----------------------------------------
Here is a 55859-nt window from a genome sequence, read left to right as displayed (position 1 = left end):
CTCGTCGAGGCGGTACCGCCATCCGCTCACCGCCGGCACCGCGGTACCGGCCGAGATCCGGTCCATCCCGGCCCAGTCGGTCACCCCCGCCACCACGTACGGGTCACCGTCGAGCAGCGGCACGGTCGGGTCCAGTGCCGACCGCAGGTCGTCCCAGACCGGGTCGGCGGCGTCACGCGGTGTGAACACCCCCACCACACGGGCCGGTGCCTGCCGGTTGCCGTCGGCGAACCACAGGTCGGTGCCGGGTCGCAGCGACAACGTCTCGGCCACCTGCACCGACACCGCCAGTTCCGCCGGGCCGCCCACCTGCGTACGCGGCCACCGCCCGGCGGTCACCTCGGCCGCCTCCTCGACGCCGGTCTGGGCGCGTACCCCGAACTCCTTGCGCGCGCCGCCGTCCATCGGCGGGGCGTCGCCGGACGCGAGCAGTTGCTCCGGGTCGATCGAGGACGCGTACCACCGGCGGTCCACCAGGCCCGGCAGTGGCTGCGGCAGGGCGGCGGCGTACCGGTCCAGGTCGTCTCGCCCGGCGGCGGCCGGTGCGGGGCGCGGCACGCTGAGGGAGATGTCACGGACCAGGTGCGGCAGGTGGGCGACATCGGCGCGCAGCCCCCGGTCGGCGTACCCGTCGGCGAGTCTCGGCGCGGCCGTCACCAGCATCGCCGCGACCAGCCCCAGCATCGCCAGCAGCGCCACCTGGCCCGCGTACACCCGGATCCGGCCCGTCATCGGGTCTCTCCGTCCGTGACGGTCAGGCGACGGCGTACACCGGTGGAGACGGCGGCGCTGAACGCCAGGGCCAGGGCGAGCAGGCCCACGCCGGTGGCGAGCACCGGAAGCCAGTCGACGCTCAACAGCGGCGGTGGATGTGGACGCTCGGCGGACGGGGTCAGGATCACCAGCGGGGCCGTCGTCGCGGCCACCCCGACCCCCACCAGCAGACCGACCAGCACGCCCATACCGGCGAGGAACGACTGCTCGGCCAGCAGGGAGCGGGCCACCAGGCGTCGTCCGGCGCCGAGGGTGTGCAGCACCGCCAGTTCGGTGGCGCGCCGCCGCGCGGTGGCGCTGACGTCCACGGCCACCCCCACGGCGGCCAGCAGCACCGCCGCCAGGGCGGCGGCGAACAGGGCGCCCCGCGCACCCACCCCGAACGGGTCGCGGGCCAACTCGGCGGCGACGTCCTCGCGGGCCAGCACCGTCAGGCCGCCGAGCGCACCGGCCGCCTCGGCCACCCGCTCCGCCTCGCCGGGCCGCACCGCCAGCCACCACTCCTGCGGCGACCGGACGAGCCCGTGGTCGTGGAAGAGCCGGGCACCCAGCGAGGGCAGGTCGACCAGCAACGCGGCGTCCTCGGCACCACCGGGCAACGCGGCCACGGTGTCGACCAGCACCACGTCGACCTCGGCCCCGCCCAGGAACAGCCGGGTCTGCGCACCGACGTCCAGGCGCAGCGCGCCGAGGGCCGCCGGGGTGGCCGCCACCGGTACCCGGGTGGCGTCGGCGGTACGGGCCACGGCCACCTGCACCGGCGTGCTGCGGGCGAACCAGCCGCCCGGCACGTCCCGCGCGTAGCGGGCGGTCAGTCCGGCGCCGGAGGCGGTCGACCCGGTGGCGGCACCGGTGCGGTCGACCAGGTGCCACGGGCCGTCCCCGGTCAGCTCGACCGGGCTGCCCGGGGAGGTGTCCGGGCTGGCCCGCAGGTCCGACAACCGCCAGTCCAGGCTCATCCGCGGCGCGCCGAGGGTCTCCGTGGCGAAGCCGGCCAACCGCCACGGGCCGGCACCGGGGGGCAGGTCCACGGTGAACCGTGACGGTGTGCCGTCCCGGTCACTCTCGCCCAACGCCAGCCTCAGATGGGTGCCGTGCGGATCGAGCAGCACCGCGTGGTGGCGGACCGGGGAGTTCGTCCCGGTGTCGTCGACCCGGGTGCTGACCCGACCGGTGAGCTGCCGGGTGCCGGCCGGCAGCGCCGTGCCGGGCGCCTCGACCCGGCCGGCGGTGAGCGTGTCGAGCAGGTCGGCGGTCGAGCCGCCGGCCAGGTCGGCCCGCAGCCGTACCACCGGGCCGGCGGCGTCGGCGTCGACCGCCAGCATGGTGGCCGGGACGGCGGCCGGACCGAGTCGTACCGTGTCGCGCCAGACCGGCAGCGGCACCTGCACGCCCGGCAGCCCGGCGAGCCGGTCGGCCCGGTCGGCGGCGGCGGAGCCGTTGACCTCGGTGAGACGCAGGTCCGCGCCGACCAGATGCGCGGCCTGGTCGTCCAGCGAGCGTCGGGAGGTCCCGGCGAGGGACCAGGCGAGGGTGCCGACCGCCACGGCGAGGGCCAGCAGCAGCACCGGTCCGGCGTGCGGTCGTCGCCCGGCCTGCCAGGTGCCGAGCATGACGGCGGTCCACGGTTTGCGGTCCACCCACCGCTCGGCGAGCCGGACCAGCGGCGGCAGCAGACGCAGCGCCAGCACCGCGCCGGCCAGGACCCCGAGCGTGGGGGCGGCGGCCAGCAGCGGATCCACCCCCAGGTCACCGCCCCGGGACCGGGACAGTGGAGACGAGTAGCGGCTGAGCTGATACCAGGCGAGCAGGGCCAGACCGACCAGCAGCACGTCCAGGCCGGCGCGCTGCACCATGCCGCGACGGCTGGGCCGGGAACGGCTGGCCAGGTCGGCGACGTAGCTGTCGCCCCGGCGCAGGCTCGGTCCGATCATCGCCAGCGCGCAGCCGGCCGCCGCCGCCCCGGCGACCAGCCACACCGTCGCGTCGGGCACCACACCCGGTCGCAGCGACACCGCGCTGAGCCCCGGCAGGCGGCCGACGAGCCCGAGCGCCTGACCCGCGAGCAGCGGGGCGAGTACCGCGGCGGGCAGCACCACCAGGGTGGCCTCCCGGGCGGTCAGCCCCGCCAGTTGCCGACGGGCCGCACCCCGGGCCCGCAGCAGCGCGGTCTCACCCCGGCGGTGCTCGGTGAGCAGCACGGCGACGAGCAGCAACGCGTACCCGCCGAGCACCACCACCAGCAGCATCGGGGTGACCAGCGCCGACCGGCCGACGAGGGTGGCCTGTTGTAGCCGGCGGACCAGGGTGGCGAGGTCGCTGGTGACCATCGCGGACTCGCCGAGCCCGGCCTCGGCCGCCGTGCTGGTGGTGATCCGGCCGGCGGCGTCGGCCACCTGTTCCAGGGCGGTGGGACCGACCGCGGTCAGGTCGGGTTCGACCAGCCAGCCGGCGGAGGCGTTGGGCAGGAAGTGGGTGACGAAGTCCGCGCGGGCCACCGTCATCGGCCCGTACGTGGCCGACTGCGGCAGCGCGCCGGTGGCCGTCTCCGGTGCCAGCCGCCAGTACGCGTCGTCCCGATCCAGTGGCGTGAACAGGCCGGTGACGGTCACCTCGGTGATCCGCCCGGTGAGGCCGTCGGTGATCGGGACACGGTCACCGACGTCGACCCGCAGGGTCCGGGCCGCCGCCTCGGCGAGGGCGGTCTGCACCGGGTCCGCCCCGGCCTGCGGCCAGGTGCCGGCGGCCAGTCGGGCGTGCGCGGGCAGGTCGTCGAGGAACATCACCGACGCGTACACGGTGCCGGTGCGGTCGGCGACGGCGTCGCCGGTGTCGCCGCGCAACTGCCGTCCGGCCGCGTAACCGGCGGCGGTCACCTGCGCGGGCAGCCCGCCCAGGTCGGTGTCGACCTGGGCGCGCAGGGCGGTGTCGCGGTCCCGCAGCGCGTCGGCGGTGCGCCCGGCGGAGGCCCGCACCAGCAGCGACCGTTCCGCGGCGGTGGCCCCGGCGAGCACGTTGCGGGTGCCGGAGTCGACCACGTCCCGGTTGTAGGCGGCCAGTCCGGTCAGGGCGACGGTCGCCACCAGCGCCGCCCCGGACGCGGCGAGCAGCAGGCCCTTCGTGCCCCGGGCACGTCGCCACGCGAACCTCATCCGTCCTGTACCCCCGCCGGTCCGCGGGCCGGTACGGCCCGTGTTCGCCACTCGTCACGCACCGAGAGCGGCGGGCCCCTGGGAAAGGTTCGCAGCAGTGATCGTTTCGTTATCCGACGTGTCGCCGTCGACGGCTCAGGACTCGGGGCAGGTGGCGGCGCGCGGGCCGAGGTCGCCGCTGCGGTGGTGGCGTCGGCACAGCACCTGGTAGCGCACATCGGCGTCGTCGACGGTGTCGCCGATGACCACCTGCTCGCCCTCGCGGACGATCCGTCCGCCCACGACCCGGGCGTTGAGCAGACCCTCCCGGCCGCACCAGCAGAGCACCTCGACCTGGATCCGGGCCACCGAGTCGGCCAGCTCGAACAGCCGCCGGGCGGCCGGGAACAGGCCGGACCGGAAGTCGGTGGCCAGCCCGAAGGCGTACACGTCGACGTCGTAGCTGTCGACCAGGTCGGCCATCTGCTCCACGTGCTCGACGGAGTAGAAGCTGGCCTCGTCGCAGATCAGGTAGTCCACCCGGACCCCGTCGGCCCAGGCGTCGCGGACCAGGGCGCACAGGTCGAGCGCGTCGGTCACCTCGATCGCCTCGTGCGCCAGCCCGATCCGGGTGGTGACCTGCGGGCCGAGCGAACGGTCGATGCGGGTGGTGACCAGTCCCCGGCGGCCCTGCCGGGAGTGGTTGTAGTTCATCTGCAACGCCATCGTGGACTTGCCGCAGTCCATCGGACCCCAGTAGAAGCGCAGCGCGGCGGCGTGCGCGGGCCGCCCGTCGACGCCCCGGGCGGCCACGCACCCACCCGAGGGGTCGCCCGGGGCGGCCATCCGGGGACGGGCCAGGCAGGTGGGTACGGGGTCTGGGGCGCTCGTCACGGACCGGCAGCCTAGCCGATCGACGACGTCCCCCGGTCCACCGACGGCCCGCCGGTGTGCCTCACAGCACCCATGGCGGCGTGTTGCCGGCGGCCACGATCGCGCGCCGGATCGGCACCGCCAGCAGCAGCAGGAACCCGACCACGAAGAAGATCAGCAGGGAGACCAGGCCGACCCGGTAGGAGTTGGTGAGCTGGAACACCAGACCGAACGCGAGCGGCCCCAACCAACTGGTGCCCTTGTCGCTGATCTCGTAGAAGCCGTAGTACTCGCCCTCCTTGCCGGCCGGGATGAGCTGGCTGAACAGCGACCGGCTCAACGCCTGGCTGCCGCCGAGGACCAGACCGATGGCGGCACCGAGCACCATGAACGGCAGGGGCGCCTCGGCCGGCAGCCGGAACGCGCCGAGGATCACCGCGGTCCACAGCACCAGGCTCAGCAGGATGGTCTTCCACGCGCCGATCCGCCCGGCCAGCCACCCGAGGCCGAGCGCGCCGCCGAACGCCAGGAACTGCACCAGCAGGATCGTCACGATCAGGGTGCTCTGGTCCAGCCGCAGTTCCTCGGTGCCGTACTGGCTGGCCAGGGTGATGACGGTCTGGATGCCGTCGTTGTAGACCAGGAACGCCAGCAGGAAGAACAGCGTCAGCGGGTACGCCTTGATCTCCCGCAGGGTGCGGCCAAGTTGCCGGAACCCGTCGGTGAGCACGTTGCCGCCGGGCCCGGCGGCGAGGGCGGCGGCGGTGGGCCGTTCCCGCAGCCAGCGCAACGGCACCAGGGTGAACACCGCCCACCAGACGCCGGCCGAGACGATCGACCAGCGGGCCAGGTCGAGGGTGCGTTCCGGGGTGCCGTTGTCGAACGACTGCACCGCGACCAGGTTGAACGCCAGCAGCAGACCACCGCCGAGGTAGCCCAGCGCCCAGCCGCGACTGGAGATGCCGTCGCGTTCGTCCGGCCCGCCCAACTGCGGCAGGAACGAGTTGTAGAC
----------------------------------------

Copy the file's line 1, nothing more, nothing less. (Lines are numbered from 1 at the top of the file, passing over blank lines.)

Here is a 55859-nt window from a genome sequence, read left to right as displayed (position 1 = left end):